Following up on the first part of this series, I'll continue with the second five ways a lawyer can ruin a deposition. Once again, these tips are all based on personal experience, so I know them well--
6. Failing to ask the questions you should ask in every deposition. There are certain questions you should ask in almost every deposition. Here's a helpful list: "What To Ask in Every Deposition."
7. Asking the right questions, but in the wrong way. There are many ways to word a deposition question. Few of them are right. For a few explanation, see "The Anatomy of the Perfect Deposition Question.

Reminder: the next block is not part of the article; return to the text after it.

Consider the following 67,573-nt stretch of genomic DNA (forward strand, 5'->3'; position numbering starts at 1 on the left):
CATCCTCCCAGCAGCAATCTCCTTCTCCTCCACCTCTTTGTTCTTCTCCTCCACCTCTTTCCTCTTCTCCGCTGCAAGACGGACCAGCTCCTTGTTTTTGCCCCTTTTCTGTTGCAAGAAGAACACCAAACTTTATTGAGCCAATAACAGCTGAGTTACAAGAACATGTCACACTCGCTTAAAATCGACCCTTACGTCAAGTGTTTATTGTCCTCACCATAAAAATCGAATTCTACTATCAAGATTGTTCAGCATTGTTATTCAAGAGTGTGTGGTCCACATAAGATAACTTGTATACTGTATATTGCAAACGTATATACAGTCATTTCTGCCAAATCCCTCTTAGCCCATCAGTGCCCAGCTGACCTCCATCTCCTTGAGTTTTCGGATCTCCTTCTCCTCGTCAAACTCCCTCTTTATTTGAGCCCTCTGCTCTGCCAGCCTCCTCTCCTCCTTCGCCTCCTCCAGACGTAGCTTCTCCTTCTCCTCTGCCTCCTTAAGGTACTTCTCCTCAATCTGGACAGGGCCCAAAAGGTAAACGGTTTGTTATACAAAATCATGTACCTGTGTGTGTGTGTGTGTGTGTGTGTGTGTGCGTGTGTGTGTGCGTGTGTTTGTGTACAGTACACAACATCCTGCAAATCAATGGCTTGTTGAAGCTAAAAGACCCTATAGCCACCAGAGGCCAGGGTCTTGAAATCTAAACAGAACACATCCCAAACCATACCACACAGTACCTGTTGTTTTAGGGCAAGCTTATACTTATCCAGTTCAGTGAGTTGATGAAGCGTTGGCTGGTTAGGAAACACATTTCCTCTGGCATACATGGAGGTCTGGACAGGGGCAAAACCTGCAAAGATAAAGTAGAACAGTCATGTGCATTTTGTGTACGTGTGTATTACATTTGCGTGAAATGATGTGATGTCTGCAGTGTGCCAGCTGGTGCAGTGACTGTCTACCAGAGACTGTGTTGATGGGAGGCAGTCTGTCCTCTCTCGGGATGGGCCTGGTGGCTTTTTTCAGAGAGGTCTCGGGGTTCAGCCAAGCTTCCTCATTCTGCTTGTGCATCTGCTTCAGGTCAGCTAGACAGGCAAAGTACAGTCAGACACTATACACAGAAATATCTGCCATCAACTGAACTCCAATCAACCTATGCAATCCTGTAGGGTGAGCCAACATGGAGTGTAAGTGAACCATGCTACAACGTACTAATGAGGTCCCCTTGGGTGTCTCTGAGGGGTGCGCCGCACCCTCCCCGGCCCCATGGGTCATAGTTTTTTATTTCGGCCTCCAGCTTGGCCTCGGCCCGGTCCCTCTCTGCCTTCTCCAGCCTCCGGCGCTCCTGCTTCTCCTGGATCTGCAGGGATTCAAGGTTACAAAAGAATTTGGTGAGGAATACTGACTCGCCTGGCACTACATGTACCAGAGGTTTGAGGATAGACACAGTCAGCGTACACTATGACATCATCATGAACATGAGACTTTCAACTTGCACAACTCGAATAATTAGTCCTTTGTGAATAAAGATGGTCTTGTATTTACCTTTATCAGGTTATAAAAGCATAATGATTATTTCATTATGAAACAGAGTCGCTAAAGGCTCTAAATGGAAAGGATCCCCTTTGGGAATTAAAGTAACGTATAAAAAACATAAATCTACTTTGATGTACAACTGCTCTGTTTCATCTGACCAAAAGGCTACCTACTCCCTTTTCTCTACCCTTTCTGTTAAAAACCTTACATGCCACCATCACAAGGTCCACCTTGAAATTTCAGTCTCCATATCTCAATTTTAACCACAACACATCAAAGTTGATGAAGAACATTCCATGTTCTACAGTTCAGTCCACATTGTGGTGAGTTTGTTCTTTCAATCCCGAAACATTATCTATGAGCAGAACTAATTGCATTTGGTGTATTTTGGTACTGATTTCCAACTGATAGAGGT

8. Failing to listen to the witness's answers. Sometimes a witness answers a question other than the one you asked. Unless you're really listening to the witness, you might not even notice. See this post: "When the Witness Answers a Question You Didn't Ask."
9. Stopping after the witness answers "I don't know." Sometimes when a witness claims not to know an answer to your question, it excludes him as a witness on that point later in the case. Or does it? Not unless you know how to follow up appropriately. Here's a post on that topic: "When a Witness Answers 'I Don't Know.'"
10. Paying too much attention to your opponent. Opposing lawyers: who needs them? Sometimes it's best just to pretend they're not there. See this post: "Ignore your opponent in a deposition." (But also see "Depositions: Don't Ignore Form Objections.")